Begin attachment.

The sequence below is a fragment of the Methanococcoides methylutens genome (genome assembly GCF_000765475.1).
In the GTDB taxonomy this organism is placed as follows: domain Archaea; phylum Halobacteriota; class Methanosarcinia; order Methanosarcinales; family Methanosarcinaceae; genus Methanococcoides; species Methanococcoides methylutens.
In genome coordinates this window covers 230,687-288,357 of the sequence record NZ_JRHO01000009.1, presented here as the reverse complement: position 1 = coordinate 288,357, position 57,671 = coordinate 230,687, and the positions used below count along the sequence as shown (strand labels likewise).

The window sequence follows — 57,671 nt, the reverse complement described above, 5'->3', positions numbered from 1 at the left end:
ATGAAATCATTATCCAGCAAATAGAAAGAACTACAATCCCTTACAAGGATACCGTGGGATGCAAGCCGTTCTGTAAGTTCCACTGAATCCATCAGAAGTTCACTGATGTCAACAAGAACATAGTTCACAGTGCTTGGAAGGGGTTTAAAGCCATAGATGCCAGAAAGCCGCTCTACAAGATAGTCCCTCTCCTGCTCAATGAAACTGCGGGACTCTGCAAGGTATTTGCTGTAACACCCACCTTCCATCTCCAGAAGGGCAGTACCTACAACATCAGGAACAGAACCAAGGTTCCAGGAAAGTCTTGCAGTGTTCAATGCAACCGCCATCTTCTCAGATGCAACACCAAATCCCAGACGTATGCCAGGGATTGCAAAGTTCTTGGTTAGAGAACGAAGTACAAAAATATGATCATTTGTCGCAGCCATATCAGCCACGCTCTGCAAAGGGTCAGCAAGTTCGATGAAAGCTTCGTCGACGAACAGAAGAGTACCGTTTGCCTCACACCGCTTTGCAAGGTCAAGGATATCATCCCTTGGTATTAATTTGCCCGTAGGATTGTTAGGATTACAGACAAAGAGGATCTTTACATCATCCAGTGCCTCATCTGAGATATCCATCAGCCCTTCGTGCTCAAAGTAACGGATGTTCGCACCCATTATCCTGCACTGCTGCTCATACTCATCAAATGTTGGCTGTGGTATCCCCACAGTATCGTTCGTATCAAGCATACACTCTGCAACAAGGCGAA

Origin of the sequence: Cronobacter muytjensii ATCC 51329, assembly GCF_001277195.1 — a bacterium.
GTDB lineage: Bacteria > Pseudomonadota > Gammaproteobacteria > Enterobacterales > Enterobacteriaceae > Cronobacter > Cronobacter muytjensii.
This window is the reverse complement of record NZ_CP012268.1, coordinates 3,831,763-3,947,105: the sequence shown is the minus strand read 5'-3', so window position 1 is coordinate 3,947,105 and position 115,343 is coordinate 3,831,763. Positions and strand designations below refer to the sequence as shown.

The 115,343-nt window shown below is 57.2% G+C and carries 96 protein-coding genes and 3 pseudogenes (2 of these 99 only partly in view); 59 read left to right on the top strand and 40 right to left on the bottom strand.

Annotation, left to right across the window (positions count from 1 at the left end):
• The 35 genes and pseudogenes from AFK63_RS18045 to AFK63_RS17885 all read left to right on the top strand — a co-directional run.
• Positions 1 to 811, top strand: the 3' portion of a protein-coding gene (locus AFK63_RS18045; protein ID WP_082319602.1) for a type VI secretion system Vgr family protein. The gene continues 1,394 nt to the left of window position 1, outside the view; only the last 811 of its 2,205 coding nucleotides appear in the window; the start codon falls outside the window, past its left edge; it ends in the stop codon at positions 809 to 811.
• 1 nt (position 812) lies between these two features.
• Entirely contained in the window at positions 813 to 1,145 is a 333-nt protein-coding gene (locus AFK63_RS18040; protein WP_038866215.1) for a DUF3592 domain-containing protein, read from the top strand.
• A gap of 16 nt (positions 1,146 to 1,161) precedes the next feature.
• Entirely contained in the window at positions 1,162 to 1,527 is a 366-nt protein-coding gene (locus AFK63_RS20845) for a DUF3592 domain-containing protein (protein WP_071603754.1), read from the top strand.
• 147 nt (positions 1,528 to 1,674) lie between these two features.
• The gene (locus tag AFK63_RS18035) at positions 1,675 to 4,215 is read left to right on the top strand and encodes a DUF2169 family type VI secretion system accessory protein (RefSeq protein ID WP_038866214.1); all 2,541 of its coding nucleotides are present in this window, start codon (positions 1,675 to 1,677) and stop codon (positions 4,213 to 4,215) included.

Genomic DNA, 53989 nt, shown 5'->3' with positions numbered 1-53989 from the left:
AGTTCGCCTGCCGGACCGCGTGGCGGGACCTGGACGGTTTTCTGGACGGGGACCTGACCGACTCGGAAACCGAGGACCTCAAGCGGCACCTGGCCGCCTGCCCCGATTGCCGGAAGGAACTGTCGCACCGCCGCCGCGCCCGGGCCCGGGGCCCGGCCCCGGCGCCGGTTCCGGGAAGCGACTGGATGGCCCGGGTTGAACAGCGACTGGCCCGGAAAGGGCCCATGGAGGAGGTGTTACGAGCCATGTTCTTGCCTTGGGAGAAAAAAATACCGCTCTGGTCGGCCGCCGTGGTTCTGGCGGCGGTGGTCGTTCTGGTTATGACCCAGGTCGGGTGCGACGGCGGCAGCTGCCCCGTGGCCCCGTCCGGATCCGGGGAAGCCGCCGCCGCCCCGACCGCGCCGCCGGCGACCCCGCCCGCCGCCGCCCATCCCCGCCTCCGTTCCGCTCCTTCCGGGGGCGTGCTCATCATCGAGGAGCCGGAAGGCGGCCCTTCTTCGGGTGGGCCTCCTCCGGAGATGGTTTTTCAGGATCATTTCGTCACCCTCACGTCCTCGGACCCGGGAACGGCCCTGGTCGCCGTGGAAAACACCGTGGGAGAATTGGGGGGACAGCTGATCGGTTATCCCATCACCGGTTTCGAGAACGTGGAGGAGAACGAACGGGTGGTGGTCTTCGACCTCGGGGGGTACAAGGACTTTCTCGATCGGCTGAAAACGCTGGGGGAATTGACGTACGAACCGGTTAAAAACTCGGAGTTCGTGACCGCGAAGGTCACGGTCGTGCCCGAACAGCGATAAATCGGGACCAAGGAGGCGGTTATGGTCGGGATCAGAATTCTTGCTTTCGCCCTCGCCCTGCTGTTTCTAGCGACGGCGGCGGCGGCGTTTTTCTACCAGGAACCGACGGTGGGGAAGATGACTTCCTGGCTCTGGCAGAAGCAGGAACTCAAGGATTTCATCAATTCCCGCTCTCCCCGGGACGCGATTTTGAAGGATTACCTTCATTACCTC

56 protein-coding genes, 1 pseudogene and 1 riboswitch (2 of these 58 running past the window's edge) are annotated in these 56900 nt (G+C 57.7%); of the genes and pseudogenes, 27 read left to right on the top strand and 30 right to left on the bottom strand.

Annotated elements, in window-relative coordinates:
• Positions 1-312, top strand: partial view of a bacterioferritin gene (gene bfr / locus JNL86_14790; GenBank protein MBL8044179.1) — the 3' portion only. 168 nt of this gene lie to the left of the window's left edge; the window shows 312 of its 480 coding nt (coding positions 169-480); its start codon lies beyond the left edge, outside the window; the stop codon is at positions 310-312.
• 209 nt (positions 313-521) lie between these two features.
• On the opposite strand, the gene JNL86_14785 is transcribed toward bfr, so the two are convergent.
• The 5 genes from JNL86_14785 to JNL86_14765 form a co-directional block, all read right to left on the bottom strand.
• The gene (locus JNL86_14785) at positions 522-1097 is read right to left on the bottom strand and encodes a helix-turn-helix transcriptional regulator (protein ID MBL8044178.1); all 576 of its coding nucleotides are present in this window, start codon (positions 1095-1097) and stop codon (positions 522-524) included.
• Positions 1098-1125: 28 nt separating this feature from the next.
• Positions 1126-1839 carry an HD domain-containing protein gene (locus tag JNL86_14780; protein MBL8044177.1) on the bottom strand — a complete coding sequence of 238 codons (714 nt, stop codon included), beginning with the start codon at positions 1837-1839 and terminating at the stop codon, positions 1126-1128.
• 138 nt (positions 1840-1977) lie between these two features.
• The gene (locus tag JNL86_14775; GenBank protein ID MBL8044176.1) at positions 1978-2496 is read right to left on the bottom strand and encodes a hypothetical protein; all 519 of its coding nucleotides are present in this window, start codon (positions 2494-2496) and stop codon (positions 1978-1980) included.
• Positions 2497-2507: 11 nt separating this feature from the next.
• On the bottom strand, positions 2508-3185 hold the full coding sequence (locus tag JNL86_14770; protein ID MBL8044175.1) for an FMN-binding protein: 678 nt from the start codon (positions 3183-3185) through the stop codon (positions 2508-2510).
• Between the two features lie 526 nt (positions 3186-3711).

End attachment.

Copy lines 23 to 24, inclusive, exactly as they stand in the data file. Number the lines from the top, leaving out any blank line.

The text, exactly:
• Positions 1-312, top strand: partial view of a bacterioferritin gene (gene bfr / locus JNL86_14790; GenBank protein MBL8044179.1) — the 3' portion only. 168 nt of this gene lie to the left of the window's left edge; the window shows 312 of its 480 coding nt (coding positions 169-480); its start codon lies beyond the left edge, outside the window; the stop codon is at positions 310-312.
• 209 nt (positions 313-521) lie between these two features.